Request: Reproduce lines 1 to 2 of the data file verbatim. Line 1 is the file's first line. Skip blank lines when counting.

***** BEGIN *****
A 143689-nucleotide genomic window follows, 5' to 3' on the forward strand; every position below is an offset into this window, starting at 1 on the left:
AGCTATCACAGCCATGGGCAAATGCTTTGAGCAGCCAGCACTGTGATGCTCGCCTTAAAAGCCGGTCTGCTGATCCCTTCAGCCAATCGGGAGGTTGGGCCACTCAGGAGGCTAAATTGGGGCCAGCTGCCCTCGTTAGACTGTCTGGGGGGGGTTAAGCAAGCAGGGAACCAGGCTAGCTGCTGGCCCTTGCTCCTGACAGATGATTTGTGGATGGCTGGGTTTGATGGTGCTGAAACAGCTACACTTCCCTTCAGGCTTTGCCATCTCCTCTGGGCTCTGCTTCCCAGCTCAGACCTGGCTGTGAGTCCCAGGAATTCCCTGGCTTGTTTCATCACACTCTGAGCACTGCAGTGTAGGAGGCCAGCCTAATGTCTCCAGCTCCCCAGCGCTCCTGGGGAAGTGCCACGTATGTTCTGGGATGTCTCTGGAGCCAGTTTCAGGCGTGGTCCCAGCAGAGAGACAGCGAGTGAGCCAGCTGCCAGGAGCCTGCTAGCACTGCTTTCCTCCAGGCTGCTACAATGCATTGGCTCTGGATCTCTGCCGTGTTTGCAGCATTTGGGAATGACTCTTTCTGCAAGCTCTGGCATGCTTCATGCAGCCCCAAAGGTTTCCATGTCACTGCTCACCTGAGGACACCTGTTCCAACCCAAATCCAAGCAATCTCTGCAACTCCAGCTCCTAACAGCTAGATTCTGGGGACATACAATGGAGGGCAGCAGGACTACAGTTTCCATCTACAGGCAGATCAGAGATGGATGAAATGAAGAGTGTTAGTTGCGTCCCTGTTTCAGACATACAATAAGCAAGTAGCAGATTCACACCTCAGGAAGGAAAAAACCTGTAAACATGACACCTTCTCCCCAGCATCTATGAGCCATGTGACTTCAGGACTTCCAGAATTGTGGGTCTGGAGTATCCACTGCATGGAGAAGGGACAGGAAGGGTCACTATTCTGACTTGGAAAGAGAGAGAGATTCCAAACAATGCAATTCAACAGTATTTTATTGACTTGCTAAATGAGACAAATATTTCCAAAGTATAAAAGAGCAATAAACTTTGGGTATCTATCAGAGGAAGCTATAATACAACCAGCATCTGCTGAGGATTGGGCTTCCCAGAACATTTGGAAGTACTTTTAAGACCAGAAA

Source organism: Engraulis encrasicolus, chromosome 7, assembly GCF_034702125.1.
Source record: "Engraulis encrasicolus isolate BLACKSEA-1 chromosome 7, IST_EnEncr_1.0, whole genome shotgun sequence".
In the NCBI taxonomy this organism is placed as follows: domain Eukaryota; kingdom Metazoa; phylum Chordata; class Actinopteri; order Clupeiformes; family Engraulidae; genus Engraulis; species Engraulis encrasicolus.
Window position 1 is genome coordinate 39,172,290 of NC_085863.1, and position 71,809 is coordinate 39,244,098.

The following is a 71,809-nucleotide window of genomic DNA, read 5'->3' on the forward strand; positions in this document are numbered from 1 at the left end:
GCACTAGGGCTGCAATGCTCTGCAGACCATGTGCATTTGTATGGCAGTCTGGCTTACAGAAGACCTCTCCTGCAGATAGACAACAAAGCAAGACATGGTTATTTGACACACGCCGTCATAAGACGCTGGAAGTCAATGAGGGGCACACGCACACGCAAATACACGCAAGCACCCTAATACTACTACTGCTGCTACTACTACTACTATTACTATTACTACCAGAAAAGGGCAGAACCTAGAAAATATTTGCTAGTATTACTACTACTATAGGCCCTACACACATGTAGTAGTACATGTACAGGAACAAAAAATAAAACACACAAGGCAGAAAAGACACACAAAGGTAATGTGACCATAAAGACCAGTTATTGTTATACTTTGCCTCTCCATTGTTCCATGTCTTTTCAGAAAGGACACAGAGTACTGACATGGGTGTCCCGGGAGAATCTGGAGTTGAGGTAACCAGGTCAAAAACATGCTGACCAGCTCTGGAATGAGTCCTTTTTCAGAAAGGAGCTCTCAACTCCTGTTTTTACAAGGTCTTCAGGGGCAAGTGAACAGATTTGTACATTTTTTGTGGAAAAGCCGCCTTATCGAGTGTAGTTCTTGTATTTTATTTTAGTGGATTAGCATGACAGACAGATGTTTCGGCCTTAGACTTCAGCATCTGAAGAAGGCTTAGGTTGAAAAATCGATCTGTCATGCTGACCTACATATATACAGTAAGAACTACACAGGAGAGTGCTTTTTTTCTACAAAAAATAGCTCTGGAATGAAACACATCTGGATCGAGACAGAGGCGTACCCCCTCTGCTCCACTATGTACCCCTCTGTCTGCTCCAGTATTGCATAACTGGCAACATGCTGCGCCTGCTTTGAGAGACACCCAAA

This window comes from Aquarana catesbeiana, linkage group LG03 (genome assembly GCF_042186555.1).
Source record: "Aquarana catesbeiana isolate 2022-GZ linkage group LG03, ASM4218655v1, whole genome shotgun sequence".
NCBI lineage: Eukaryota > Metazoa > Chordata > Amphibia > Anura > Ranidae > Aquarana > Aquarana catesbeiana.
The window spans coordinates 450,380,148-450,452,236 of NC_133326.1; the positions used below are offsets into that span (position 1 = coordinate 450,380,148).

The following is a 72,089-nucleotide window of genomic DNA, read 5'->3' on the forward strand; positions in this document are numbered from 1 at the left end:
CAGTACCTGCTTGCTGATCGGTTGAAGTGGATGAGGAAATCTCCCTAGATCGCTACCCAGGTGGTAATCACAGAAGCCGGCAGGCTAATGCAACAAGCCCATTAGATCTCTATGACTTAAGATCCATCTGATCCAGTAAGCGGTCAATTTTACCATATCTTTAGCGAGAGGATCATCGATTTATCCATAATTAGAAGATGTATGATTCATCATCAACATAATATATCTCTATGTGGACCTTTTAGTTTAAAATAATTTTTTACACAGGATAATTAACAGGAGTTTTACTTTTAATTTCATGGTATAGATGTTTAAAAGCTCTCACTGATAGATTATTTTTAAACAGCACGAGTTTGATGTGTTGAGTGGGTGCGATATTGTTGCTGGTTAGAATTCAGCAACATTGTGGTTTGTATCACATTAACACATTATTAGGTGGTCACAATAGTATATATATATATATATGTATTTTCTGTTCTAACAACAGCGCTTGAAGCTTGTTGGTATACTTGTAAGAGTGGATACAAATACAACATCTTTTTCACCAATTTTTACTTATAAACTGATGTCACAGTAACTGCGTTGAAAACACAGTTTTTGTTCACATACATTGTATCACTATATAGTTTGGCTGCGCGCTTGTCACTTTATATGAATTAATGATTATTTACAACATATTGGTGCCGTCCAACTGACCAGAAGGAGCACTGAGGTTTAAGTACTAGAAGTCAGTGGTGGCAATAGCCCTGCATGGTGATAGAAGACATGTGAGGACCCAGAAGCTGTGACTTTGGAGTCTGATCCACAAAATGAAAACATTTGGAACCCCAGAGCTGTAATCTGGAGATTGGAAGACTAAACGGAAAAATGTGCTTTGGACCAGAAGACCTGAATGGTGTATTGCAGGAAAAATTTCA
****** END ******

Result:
A 143689-nucleotide genomic window follows, 5' to 3' on the forward strand; every position below is an offset into this window, starting at 1 on the left:
AGCTATCACAGCCATGGGCAAATGCTTTGAGCAGCCAGCACTGTGATGCTCGCCTTAAAAGCCGGTCTGCTGATCCCTTCAGCCAATCGGGAGGTTGGGCCACTCAGGAGGCTAAATTGGGGCCAGCTGCCCTCGTTAGACTGTCTGGGGGGGGTTAAGCAAGCAGGGAACCAGGCTAGCTGCTGGCCCTTGCTCCTGACAGATGATTTGTGGATGGCTGGGTTTGATGGTGCTGAAACAGCTACACTTCCCTTCAGGCTTTGCCATCTCCTCTGGGCTCTGCTTCCCAGCTCAGACCTGGCTGTGAGTCCCAGGAATTCCCTGGCTTGTTTCATCACACTCTGAGCACTGCAGTGTAGGAGGCCAGCCTAATGTCTCCAGCTCCCCAGCGCTCCTGGGGAAGTGCCACGTATGTTCTGGGATGTCTCTGGAGCCAGTTTCAGGCGTGGTCCCAGCAGAGAGACAGCGAGTGAGCCAGCTGCCAGGAGCCTGCTAGCACTGCTTTCCTCCAGGCTGCTACAATGCATTGGCTCTGGATCTCTGCCGTGTTTGCAGCATTTGGGAATGACTCTTTCTGCAAGCTCTGGCATGCTTCATGCAGCCCCAAAGGTTTCCATGTCACTGCTCACCTGAGGACACCTGTTCCAACCCAAATCCAAGCAATCTCTGCAACTCCAGCTCCTAACAGCTAGATTCTGGGGACATACAATGGAGGGCAGCAGGACTACAGTTTCCATCTACAGGCAGATCAGAGATGGATGAAATGAAGAGTGTTAGTTGCGTCCCTGTTTCAGACATACAATAAGCAAGTAGCAGATTCACACCTCAGGAAGGAAAAAACCTGTAAACATGACACCTTCTCCCCAGCATCTATGAGCCATGTGACTTCAGGACTTCCAGAATTGTGGGTCTGGAGTATCCACTGCATGGAGAAGGGACAGGAAGGGTCACTATTCTGACTTGGAAAGAGAGAGAGATTCCAAACAATGCAATTCAACAGTATTTTATTGACTTGCTAAATGAGACAAATATTTCCAAAGTATAAAAGAGCAATAAACTTTGGGTATCTATCAGAGGAAGCTATAATACAACCAGCATCTGCTGAGGATTGGGCTTCCCAGAACATTTGGAAGTACTTTTAAGACCAGAAA